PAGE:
Israel today officially rejected the U.N. Security Council resolution condeming its bombing of an Iraqi nuclear reactor, accusing the world organization of double standards and severely criticizing the United States for helping in a "grave wrong."
"The government of Israel condemns the Security Council's resolution of condemnation and categorically rejects it," declared a resolution unanimously adopted by the Cabinet.
Prime Minister Menachem Begin, reading the communique to reporters after the Cabinet session, said, "In deep sorrow, we note that the United States, our friend and ally, as stated by its ambassador to the United Nations, gave hand to the grave wrong done to Israel."
In what appeared to betray irritation at private negotiations between the United States and Iraq to reach agreement on the compromise resolution condemning the June 7 bombing raid near Baghdad, the Israeli resolution added:
"The United States even conducted talks with Iraq in order to formulate a resolution agreed beforehand between the two of them. Israel, which believes in the justice of its cause, will continue to defend its citizens and to prevent its enemies from producing weapons of mass destruction aimed at its population, with all the means at its disposal. This is Isreal's sacred duty."
The sharpness of the Israeli of the United States came as something of a surprise. When it became clear last week that the Reagan administration was backing a U.N. censure, Begin seemed to temper his reaction in an apparent attempt to minimize the differences between Israel and the United States in the final days of a heated campaign for national elections June 30.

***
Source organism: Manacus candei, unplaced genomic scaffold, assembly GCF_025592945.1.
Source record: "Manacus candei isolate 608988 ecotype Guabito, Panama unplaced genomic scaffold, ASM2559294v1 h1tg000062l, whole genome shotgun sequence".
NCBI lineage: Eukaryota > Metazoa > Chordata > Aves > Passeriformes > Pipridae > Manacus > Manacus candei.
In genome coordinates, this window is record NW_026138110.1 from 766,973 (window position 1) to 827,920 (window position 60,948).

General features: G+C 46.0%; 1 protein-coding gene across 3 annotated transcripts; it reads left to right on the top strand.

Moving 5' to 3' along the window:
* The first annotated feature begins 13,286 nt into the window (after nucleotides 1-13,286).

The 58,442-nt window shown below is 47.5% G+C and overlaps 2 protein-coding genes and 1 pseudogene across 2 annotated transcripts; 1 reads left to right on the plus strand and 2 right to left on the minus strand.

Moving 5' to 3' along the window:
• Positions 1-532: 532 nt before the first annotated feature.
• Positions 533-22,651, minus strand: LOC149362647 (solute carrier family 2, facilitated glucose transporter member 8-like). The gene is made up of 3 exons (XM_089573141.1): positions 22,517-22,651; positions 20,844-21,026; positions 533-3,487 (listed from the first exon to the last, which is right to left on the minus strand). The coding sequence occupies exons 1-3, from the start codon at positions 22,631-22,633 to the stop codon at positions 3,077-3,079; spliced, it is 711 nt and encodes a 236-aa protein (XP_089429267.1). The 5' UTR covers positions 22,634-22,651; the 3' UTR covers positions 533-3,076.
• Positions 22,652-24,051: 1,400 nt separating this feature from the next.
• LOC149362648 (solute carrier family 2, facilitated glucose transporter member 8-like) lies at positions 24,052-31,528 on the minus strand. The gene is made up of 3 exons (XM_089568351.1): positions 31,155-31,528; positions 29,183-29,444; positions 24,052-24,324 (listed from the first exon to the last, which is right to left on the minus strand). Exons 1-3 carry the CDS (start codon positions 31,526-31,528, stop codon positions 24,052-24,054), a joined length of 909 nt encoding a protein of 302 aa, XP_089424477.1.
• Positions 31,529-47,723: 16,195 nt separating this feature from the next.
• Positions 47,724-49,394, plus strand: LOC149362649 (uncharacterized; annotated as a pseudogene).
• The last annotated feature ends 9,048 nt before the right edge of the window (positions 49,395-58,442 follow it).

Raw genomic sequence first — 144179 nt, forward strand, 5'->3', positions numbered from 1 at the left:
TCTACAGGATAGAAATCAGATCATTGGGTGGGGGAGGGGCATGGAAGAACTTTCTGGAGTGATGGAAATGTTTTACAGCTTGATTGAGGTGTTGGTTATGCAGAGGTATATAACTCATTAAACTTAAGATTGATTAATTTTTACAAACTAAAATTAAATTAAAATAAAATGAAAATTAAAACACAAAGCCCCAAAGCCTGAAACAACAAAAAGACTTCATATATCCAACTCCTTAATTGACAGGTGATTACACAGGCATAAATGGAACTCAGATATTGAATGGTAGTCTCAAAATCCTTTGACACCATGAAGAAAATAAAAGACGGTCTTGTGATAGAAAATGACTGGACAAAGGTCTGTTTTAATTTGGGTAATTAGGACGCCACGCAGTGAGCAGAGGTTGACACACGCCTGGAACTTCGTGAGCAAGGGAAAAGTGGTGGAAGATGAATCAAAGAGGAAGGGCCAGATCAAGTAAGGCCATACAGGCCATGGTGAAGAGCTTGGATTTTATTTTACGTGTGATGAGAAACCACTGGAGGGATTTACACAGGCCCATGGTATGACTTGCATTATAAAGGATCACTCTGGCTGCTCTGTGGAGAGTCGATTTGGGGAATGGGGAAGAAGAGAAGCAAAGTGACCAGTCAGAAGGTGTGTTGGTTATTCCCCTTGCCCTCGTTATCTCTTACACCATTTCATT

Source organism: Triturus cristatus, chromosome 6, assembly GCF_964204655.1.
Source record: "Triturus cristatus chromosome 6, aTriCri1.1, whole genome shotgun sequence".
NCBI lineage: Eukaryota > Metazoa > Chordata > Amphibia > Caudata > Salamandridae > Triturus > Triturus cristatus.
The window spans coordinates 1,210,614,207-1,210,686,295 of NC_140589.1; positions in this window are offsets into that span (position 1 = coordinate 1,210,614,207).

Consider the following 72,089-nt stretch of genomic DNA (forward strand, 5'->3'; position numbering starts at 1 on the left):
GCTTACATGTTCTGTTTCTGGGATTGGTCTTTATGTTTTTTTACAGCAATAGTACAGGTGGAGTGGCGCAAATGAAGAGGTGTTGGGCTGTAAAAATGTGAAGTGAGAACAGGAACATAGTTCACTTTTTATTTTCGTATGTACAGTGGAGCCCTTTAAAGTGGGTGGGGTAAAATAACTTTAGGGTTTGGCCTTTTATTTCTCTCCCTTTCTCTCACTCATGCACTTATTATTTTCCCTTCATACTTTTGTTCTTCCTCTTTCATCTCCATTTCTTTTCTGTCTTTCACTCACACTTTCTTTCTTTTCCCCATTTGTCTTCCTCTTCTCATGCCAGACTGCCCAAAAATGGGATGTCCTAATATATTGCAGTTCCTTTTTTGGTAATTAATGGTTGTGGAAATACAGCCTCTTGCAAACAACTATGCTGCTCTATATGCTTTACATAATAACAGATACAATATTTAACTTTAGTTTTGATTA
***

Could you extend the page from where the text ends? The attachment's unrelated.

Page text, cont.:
Since Begin has been capitalizing in his campaign on the sympathetic attitude of the Reagan administration toward Israel, it would not have been politically advantageous to spotlight worsening relations between the two countries, even though governments here normally gain in public support when they come under pressure from abroad.
At the same time, however, Begin has been firm in defending what he declares is Israel's right to conduct such preemptive military operations, even at the risk of further straining relations with the United States.
For example, Begin last night told an election rally that he would rather have a U.N. resolution of condemnation without an Iraqi nuclear reactor than an Iraqi reactor without a U.N. resolution.
Meanwhile, relations between Israel and Egypt also appear to have taken a turn for the worse. The Egyptian ambassador to Israel, Saad Mortada, said there may be a provisional slowdown in normalization as a result of the attack on Iraq.
Mortada did not specify what steps would be taken by Egypt, but two Egyptian delegations due here this week to discuss trade relations and a summer youth exchange program canceled their visits without explanation. On Friday, Israeli Foreign Ministry and Egyptian Embassy officials denied that the normalization process underwritten by the Egyptian-Israeli peace treaty would be disrupted as a result of the reactor raid.
Egyptian diplomats here stressed that even with a slowdown the substance of the peach treaty will not be affected. They noted that an Egyptian delegation will meet with the Israelis this week to discuss final details of Israel's final withdrawal from the occupied Sinai Peninsula next April.